This unique book, written by Suzie May, a young Australian mother with rheumatoid arthritis (RA), fills a significant gap in arthritis information.  It addresses pre-conception, pregnancy and parenthood for people living with chronic arthritis – issues that are complex and have to be faced, such as whether to have a child, preparation for and during pregnancy, the post-birth flare and feeding, and caring for a baby up to 12 months of age.

At 28 years of age, Suzie was diagnosed with RA and told she could not have children while taking the cocktail of medications she needed to control her disease.  As Suzie’s illness spread to every joint in her body, she learned how to live with daily pain. She also came to accept the need for medications to allow her to function.  While Suzie knew she would need to jump hurdles to make her dream of becoming a mother (and her husband, Chris, a father) a reality, she was not prepared for the tremendous physical and emotional path she would need to take to make it happen.

In 2006, Suzie embarked on the courageous journey of coming off her regular arthritis medications in order to become pregnant.  This proved to be a difficult process, followed by a debilitating post-birth flare seven days after her son was born. Suzie’s first few months of motherhood were shadowed by such physical pain and immobility that even picking up her son or changing his nappy caused her difficulty.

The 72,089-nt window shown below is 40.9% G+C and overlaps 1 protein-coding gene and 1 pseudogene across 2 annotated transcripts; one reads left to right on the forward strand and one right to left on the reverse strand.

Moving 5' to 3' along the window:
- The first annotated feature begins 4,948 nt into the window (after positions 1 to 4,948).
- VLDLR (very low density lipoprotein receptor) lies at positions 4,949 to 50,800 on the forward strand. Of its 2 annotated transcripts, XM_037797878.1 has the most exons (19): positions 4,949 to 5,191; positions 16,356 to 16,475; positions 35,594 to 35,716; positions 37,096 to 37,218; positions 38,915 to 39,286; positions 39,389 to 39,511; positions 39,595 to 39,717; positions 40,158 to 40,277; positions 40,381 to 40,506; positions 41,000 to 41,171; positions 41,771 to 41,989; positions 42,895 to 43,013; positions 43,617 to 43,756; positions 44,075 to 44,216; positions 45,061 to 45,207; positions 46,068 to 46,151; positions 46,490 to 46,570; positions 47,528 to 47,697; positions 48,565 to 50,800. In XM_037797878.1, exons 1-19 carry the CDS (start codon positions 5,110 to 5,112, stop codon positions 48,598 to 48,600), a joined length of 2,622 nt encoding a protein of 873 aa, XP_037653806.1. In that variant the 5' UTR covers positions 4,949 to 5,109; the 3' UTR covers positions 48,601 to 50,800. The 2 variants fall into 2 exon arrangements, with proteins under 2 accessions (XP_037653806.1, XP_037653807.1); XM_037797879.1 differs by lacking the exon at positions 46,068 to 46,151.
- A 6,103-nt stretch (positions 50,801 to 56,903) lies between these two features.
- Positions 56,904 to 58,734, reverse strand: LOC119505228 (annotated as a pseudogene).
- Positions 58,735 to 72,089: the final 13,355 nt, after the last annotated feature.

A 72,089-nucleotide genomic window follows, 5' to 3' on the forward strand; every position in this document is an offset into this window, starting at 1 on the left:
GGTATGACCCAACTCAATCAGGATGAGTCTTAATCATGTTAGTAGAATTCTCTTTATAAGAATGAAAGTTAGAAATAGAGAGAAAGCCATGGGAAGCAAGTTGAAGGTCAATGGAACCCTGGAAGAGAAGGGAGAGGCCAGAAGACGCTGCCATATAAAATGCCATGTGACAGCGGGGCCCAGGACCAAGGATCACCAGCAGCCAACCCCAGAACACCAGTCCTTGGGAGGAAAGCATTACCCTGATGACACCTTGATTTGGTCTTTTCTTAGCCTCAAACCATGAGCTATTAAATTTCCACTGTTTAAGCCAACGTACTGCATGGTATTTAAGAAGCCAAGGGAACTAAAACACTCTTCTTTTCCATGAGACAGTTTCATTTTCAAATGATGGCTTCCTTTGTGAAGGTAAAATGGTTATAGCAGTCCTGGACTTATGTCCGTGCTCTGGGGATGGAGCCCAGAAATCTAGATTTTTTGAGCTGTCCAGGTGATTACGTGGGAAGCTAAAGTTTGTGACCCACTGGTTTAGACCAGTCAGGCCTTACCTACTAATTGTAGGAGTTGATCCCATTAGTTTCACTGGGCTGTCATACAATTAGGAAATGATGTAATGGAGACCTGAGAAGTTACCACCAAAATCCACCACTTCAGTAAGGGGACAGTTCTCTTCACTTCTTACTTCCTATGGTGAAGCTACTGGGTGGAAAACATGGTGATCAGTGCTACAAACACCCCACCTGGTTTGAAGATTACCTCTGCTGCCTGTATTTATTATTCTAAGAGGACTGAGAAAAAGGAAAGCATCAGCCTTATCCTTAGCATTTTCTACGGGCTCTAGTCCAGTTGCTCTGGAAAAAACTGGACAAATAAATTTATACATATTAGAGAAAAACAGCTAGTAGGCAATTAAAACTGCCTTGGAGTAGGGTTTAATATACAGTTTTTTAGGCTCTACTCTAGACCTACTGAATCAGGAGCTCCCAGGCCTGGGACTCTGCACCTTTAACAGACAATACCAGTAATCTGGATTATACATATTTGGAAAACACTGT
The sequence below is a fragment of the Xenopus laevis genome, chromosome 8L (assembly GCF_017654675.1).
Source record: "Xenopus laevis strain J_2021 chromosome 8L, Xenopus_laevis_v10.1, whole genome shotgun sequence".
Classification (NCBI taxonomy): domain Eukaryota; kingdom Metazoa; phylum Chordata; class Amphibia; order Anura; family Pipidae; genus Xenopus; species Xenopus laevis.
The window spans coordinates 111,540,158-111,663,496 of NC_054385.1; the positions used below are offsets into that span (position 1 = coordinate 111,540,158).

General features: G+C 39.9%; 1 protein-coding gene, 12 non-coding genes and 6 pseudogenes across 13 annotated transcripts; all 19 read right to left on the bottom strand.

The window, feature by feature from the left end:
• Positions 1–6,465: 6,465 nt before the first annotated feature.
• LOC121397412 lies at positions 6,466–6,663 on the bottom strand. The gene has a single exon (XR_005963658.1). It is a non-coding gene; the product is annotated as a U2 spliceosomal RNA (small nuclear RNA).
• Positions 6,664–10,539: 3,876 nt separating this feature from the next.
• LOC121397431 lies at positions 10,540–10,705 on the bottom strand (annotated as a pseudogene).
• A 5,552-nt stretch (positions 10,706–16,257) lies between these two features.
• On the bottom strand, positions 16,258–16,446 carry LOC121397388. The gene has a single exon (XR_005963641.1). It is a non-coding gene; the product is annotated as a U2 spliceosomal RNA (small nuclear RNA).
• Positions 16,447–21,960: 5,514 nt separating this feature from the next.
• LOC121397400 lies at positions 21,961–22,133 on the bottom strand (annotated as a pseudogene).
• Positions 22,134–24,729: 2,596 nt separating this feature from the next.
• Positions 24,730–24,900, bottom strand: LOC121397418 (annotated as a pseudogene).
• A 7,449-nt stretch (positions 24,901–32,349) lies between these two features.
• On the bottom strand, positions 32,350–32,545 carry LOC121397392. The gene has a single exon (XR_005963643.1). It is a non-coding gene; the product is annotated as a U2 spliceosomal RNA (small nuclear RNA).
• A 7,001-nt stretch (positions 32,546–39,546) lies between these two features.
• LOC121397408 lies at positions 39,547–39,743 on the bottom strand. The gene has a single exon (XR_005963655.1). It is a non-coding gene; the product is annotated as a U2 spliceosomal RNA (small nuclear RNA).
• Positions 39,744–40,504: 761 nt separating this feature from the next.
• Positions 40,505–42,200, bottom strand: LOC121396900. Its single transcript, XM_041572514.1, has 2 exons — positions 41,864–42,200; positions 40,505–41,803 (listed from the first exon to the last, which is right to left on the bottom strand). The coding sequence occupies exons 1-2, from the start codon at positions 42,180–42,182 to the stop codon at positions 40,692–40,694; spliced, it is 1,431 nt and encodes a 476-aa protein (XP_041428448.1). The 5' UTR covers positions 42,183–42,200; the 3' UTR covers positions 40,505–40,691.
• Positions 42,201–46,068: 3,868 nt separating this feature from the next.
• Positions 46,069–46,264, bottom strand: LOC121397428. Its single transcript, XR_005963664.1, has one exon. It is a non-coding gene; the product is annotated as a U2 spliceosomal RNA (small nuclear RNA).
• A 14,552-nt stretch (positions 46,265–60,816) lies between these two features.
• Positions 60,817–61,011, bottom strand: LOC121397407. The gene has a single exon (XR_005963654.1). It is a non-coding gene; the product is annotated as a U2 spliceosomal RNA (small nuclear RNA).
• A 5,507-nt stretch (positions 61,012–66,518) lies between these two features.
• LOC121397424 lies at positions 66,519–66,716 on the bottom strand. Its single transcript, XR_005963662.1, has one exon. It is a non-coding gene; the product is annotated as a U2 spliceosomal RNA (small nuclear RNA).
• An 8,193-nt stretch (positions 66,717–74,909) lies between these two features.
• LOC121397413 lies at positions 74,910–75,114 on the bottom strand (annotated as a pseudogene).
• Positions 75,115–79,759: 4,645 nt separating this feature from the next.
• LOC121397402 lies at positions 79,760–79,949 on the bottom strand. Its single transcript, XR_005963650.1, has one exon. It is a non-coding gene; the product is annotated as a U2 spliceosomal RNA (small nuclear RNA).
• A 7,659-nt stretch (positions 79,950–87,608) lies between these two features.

However, the love for her child and husband, and the determination to not allow RA to dictate her life, led her back to the path to parenthood in 2009. As I write, Suzie is eight and a half months pregnant with her second child and has experienced severe flaring of her symptoms throughout her term.

In Arthritis, pregnancy and the path to parenthood, the experiences of both Suzie and other women and men living with arthritis from Australia, New Zealand, Canada, the United States of America and the United Kingdom are shared with you.  Suzie does not spare the reader the often harsh realities of this journey, nor does she ignore the incredible moments of joy and love.